Joshua Johnson, a loyal MR (and TCEDG) reader, asks:
- If you are going to a new ethnic restaurant, what staple items do you order that for you, let you know if the restaurant is worth coming back to and trying more of their offerings? It would be nice if you could make some sort of list for Chinese, Vietnamese, Japanese, Thai, Turkish, etc.
Japanese: One bite of the tempura tells all.
Chinese: Ma Po Tofu, or for some kinds of Chinese places Hainan Chicken with Rice.
Thai: Almost any dish shows the true colors of a Thai restaurant immediately.
Turkish: Doner Kebab, taking special care to ponder the tanginess of the yogurt and how it interacts with the meat.
Vietnamese: Anything with lemon grass, which is hard to use well.
Ethiopian: Kitfo or barring that lamb tibs.
Peruvian: Lomo saltado, taking special care to check for the right amount of cilantro in the sauce and the correct sogginess of the french fries.
Bolivian: Silpancho, and check the liquidity and consistency of the egg on top.
Afghan: Kadu (pumpkin) and is it too sweet?
Korean: Seafood pancake and in general the quality of their kimchees.
Indian: Most dishes will do (see “Thai”), although avoid the Butter Chicken as a metric of quality. Lamb with spinach is my do-or-die default judgment dish for an Indian restaurant, if only because you get to taste both the lamb (less likely to be tender than the chicken) and the spinach..
Restaurant, general: How’s their chili crab? If it’s not outstanding, or not on the menu, press eject immediately and get yourself to a different country.
Can you think of others? (see comments on MR)
Originally posted on Marginal Revolution.
Mexican: The restaurant must provide fresh hot corn tortillas.
TexMex: Look at the chiles rellenos. If the restaurant does that well, it does anything well.
Salvadorean: The hand made pupusas. Are they suitable crispyon the outside and mealy on the inside?
Indonesian: Beef rendang.
Hainanese chicken rice is not Chinese. Well, it is as Chinese as a hamburger is German. It’s Singaporean/Malaysian dish. The rice must be fragrant and chicken-y – the rice is what makes and breaks chicken rice.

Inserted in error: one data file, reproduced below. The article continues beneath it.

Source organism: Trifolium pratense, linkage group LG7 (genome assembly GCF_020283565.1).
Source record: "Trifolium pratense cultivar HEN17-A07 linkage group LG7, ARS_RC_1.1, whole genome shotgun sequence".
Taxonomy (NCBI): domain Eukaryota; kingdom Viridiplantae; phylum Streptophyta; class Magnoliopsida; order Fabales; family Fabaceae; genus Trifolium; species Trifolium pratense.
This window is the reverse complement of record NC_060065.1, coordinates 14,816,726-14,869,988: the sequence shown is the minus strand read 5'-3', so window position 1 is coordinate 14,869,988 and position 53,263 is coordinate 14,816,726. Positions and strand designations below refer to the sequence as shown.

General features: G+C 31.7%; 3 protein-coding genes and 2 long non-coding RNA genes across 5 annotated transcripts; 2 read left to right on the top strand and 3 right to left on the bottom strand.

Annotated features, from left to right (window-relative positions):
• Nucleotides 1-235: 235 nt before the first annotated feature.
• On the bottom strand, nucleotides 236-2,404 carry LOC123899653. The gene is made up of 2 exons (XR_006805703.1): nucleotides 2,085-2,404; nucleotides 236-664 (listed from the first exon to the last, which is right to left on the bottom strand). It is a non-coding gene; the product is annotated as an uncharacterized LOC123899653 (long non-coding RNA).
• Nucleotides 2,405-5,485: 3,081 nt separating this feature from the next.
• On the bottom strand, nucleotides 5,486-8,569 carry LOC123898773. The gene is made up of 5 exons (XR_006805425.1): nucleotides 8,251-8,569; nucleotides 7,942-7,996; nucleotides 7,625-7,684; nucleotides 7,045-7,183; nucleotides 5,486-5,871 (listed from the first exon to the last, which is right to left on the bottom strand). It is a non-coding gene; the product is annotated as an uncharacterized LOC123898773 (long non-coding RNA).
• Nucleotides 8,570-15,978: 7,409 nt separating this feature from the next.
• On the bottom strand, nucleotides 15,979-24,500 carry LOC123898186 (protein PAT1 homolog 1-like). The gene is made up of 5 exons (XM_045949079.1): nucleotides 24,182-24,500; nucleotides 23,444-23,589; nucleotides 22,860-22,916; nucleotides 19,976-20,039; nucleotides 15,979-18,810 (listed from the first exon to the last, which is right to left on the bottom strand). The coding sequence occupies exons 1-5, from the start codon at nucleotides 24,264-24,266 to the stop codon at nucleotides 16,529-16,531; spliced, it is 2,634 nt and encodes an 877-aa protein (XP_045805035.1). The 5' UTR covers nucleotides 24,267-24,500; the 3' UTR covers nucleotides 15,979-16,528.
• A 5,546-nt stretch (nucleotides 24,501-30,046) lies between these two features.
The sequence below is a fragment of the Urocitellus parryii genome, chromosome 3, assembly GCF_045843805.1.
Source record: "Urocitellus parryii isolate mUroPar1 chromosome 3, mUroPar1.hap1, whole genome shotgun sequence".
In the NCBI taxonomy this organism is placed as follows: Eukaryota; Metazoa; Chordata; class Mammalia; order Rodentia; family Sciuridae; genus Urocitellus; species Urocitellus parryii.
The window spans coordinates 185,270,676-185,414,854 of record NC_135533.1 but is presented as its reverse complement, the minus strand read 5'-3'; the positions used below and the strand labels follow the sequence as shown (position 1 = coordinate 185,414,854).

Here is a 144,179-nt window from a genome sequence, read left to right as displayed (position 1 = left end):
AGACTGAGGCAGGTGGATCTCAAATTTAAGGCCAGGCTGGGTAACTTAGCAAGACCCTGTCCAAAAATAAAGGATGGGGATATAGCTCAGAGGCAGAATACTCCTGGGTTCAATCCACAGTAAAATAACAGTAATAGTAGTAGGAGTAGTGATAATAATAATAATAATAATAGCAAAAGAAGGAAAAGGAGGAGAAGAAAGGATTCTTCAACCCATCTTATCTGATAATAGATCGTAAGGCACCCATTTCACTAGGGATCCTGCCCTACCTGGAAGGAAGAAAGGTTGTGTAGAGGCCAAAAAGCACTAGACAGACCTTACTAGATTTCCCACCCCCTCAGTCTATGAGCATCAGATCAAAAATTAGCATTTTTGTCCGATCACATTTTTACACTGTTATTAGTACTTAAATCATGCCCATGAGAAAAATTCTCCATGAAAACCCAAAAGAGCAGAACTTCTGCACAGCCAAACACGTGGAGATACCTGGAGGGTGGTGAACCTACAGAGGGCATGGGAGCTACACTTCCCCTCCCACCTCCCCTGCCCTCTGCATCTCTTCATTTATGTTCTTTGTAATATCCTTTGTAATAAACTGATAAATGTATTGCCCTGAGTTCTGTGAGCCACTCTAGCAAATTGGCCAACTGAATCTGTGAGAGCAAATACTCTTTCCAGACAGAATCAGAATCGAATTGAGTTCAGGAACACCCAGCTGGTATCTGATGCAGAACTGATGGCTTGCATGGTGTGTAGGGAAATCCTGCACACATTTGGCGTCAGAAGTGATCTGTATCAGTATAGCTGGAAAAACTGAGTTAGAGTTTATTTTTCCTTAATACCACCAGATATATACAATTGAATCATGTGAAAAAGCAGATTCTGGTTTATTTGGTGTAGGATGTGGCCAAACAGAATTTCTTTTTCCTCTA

BTW, I would differentiate between North and South Indian (and, well, Northeast, but even in other parts of India, this is rare). Places that do North Indian well butcher South Indian, and vice versa – its really two distinct cuisine groups.
Chinese: whole fish dish
Especially a saucy one with sauce over a whole fried fish. The greasiness, texture, freshness of the fish and the blend (sour? sweet? spicy?) of the sauce will tell you if a serious cook is back in the kitchen. It’s kinda easy to screw up, so that’s why I choose it. (if Sichuan, the “garlic paste white meat”, the thin sliced boiled pork belly in garlic, chili sauce is my metric since some people undercook the skin, slice the pork too thick, or make the sauce wrong)
Japanese: sushi is pretty obvious, the rice and fish pretty much tells if you if the sushi chef is well trained–the ratio of fish to rice, the texture and flavor of the rice, the cut of the fish are pretty precisely defined and you can easily tell if they deviate from the textbook. If you’re talking cooked food, I like to use agedashi tofu because a crisp skin without too much coating is hard to achieve. But a lot of people would disagree with my choice of meter stick.
In a Salvadorean restaurant, not all pupusas are filled with pork, but they should still be reliably crispy on the outside yet gooey on the inside.
I think that a Colombian restaurant (sadly missing in all comments) should be judged by its empanadas: are they crispy or soggy and oily? Are they filled with finely-ground meat and good spices, or is the filling mostly potato and rice? Is the yellow color too artificial?